One of the good guys
October 13, 2011
Tim Melcher is the new Domestic Violence Investigator working with local agnecies to serve, care for and protect victems of domestic violence.
Citizen photo/Jeannette Boner
In classic western films the good guy could always be identified wearing the white cowboy hat.
Well, he may wear a white cowboy hat but Tim Melcher doesn’t need the tangible identifier for the community to know that they have another good guy on their side.
As the newly appointed Domestic Violence Investigator, this is one hat that Melcher slipped into easily when he was invited to apply for the position. Passionate about finding the truth, Melcher is, above all, focused on caring for people; a job he has assumed most of his professional life.
A former ER nurse for Teton Valley Health Care, Melcher is also the elected county coroner. Assuming the DVI position puts him on the frontlines of serving victims of sexual assault and domestic violence while working with established services in the county.
The position is funded through a STOP grant earned through the nonprofit Family Safety Network. The grant supports work geared toward services, training, officers and prosecutors. The goal of the DVI is to continue to support victims through the combined efforts of Family Safety Network, the county prosecutor’s office, Teton Valley Hospital and the sheriff’s office to help better respond to victims.
“Nursing has always been my first love,” Melcher said. “I love taking care of people. To me, this job was an extension of what I love to do.”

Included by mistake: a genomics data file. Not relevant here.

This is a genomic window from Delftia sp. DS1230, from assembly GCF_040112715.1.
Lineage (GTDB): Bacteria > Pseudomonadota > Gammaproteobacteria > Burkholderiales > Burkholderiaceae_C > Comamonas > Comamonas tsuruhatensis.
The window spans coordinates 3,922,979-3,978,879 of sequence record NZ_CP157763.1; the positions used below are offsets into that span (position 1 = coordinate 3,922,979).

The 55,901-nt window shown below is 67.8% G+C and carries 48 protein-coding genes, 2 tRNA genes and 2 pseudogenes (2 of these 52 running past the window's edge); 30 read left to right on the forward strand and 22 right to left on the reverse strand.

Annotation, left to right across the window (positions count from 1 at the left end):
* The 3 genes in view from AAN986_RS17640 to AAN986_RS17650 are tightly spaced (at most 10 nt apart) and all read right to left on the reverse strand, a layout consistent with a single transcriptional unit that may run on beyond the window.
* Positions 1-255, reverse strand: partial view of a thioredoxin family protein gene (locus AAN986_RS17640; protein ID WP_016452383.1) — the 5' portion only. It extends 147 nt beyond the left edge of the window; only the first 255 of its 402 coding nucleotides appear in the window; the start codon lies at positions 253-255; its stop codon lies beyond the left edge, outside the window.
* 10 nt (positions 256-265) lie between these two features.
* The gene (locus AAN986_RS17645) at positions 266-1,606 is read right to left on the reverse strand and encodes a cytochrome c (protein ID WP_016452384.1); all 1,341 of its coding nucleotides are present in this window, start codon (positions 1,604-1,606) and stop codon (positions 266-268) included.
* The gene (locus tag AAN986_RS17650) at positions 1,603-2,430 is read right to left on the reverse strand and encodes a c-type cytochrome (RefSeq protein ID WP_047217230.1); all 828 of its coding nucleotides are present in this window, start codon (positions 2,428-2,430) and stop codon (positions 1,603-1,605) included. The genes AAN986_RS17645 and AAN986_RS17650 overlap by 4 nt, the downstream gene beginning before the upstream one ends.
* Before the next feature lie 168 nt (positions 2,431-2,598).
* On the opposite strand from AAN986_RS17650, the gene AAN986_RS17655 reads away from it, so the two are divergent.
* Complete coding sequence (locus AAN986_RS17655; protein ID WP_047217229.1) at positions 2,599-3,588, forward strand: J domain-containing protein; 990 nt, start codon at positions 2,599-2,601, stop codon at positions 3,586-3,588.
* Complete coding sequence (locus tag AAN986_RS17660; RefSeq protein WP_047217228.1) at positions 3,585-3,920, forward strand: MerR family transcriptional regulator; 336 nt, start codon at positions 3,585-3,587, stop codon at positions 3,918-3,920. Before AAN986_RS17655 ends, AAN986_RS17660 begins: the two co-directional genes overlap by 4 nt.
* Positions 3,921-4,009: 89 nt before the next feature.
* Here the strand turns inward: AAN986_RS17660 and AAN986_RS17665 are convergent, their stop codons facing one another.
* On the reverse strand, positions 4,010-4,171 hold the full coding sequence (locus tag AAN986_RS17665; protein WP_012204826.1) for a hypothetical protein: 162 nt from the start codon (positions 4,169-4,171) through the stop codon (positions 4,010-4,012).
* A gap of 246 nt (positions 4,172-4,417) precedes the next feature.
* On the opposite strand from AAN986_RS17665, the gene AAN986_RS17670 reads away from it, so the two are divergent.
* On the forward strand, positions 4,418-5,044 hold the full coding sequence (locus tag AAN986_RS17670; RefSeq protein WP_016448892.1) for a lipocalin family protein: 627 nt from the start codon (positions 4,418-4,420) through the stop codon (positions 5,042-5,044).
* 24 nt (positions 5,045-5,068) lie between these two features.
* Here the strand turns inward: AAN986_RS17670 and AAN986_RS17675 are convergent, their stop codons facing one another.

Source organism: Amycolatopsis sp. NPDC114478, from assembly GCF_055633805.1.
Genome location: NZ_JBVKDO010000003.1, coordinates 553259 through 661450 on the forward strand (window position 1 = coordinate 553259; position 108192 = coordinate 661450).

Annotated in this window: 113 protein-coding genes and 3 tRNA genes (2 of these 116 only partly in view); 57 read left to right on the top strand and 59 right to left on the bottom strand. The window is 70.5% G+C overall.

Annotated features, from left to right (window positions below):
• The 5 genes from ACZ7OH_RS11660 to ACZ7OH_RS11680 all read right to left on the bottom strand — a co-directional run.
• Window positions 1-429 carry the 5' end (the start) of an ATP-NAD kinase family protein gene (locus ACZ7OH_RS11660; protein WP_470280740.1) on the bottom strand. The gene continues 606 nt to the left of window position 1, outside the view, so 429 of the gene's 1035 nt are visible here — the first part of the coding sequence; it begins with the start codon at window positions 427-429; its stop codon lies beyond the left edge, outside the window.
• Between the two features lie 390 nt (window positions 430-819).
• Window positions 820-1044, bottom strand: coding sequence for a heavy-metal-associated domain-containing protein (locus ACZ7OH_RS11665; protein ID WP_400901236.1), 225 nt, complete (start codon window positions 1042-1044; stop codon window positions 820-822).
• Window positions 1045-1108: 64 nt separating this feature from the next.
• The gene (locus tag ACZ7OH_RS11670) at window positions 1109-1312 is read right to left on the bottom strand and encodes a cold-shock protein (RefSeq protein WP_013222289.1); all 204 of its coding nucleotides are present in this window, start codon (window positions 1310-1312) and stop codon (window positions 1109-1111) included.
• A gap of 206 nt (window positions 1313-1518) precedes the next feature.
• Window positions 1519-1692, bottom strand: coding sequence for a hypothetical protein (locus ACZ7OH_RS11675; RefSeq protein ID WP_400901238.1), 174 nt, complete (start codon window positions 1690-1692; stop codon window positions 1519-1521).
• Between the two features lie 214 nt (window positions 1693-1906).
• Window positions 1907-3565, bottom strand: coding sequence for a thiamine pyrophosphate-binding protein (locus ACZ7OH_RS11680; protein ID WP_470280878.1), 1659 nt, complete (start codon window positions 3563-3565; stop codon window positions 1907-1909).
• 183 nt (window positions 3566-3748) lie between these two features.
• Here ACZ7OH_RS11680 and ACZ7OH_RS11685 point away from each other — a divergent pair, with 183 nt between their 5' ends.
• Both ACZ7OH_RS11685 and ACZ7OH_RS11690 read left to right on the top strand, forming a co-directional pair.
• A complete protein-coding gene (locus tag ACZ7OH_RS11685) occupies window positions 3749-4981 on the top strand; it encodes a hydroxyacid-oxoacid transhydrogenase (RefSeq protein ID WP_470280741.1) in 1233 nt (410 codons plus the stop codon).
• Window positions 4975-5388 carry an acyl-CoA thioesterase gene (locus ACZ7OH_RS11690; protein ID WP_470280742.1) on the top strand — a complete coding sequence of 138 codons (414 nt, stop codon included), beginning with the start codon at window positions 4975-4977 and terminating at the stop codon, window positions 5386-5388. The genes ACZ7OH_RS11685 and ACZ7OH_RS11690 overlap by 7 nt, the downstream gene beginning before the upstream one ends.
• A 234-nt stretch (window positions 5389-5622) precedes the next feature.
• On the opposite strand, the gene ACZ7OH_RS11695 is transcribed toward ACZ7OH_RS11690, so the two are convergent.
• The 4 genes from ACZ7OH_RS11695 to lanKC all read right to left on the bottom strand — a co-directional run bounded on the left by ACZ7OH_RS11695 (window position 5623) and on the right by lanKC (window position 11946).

Charged also with investigating sexual assault and domestic crimes involving residents 13 years and older, Melcher said the last three and half months on the job have been challenging, heart breaking and rewarding.
“Having worked in the ER, I saw it,” he said of domestic crimes and sexual assaults. “But I was not privy to the whole story. There have been two surprises,” he added of the position. One, the amount of people who won’t use the resources available to them, and two, the people who will use the resources but then back out.”
Family Safety Network executive director Susie Fenger said although domestic violence and sexual assault rates may seem like they are climbing, she is quick to remind that the number of people reporting these crimes is what has increased.
“I don’t think it’s a spike in occurrence but a spike in reporting,” Fenger said. “A majority of offenders are people they know. We’re not dealing with the boogieman. When we realize how hard it is to report; it rips people’s lives apart, we want to encourage people to come forward and to be brave. Exposing it allows them to get help and that’s what we want.”
Last year, Family Safety Network reported serving its largest number of families at 350.
“There is a lot of domestic and sexual violence,” she said. “I don’t know if it’s really increased but the whole goal of our work is to allow the victim to come forward.”
Melcher echoes this goal.
“They (the victims) need to understand that they are not the only ones out there. My goal is to get people out of those circumstances. No one should have to come home to a violent situation. It shouldn’t hurt to be a person.”